News Feature | December 18, 2015

Cloud Analytics Improve Neonatal Care

Katie Wike

By Katie Wike, contributing writer

Data Governance, Security Concerns Drive Adoption Of Private Cloud Solutions

A study published by the Journal of Medical Internet Research finds a cloud-based data analytics tool was able to aid researchers in identifying potential problems earlier in neonatal intensive care.

Researchers found the use of a data analytics system based in the cloud helped identify problems in the neonatal care unit earlier than before. The study, published by the Journal of Medical Internet Research, reports the tool — called Artemis-IC — was developed by IBM and researchers from the University of Ontario.

According to iHealth Beat, a customized version of Artemis offered real-time and retrospective data analysis to improve the detection and treatment of certain problems, including sepsis. Researchers customized the platform to track health data on premature babies, including their drug and nutrition infusion, heartbeats, and eurological function.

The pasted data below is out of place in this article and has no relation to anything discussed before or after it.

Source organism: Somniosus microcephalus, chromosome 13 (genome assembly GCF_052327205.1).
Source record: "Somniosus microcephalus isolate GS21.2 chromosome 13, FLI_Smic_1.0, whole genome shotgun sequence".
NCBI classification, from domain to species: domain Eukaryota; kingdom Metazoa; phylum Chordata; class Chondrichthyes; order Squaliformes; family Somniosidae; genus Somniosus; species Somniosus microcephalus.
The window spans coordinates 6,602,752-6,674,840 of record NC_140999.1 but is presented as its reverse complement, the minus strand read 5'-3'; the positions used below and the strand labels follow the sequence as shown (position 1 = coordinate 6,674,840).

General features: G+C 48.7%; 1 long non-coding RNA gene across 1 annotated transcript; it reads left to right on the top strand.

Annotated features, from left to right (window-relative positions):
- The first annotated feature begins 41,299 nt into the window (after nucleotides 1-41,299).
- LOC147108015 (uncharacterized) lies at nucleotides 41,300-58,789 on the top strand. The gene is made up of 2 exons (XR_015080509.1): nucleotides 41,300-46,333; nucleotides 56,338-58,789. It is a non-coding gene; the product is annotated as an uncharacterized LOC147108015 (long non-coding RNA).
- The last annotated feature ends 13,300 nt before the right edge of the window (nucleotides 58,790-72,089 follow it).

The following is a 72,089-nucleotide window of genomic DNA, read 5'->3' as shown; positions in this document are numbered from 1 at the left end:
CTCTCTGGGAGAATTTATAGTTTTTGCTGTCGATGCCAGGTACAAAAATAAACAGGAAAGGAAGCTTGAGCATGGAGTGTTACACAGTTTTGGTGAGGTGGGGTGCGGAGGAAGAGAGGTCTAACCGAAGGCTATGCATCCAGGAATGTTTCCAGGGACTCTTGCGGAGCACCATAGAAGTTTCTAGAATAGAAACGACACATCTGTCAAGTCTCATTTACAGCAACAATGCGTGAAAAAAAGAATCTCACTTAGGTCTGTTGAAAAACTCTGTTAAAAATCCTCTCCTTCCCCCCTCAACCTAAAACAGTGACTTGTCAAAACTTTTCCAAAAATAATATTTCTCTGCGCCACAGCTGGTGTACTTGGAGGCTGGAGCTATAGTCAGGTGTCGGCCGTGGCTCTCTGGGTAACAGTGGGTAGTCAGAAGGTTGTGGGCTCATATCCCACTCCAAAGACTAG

Fierce Health IT notes researchers were also working on developing algorithms using data mining, such as, “If a pause in breathing occurs for more than 20 seconds, or a pause in breathing that is associated with a change in heart rate or blood oxygen saturation occurs,” then apnea is present.

“Artemis has the potential to revolutionize intensive care medicine, because it gives clinicians a way to discover early indicators of medical conditions and to encode these in clinical rules,” IBM writes. “Artemis also provides a way for clinicians to have online, real-time execution of the clinical rules in an intensive care environment.

“Patients benefit from the system because earlier detection of signs of the medical conditions may lead to earlier intervention that may potentially lead to improved patient outcomes and reduced length of stays. The clinician benefits from a decision support tool that provides insight into multiple streams of data that are too voluminous to assess with traditional methods.”